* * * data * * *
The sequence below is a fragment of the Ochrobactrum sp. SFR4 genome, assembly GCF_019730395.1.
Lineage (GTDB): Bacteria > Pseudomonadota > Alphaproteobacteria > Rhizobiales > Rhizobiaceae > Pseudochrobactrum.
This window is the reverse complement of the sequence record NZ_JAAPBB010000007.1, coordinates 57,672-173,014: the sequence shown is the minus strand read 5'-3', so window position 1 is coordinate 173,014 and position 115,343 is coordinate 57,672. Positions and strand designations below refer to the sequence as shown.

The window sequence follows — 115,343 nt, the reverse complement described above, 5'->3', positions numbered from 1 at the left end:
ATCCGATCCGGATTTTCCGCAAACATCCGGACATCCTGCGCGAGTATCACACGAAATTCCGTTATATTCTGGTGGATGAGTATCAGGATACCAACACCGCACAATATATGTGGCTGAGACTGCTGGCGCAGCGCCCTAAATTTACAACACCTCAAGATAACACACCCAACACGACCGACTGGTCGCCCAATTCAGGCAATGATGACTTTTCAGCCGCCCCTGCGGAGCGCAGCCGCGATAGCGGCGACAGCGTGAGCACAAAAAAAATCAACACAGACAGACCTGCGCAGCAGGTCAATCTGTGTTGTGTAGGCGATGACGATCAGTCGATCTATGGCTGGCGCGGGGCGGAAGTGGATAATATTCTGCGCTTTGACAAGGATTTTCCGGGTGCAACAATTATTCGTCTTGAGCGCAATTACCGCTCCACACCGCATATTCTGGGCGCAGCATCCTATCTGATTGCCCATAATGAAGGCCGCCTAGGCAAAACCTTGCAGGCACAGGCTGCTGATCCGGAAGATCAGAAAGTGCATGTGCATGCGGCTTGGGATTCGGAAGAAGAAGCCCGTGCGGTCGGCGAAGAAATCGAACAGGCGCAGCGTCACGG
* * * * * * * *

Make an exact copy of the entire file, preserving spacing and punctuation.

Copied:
The sequence below is a fragment of the Ochrobactrum sp. SFR4 genome, assembly GCF_019730395.1.
Lineage (GTDB): Bacteria > Pseudomonadota > Alphaproteobacteria > Rhizobiales > Rhizobiaceae > Pseudochrobactrum.
This window is the reverse complement of the sequence record NZ_JAAPBB010000007.1, coordinates 57,672-173,014: the sequence shown is the minus strand read 5'-3', so window position 1 is coordinate 173,014 and position 115,343 is coordinate 57,672. Positions and strand designations below refer to the sequence as shown.

The window sequence follows — 115,343 nt, the reverse complement described above, 5'->3', positions numbered from 1 at the left end:
ATCCGATCCGGATTTTCCGCAAACATCCGGACATCCTGCGCGAGTATCACACGAAATTCCGTTATATTCTGGTGGATGAGTATCAGGATACCAACACCGCACAATATATGTGGCTGAGACTGCTGGCGCAGCGCCCTAAATTTACAACACCTCAAGATAACACACCCAACACGACCGACTGGTCGCCCAATTCAGGCAATGATGACTTTTCAGCCGCCCCTGCGGAGCGCAGCCGCGATAGCGGCGACAGCGTGAGCACAAAAAAAATCAACACAGACAGACCTGCGCAGCAGGTCAATCTGTGTTGTGTAGGCGATGACGATCAGTCGATCTATGGCTGGCGCGGGGCGGAAGTGGATAATATTCTGCGCTTTGACAAGGATTTTCCGGGTGCAACAATTATTCGTCTTGAGCGCAATTACCGCTCCACACCGCATATTCTGGGCGCAGCATCCTATCTGATTGCCCATAATGAAGGCCGCCTAGGCAAAACCTTGCAGGCACAGGCTGCTGATCCGGAAGATCAGAAAGTGCATGTGCATGCGGCTTGGGATTCGGAAGAAGAAGCCCGTGCGGTCGGCGAAGAAATCGAACAGGCGCAGCGTCACGG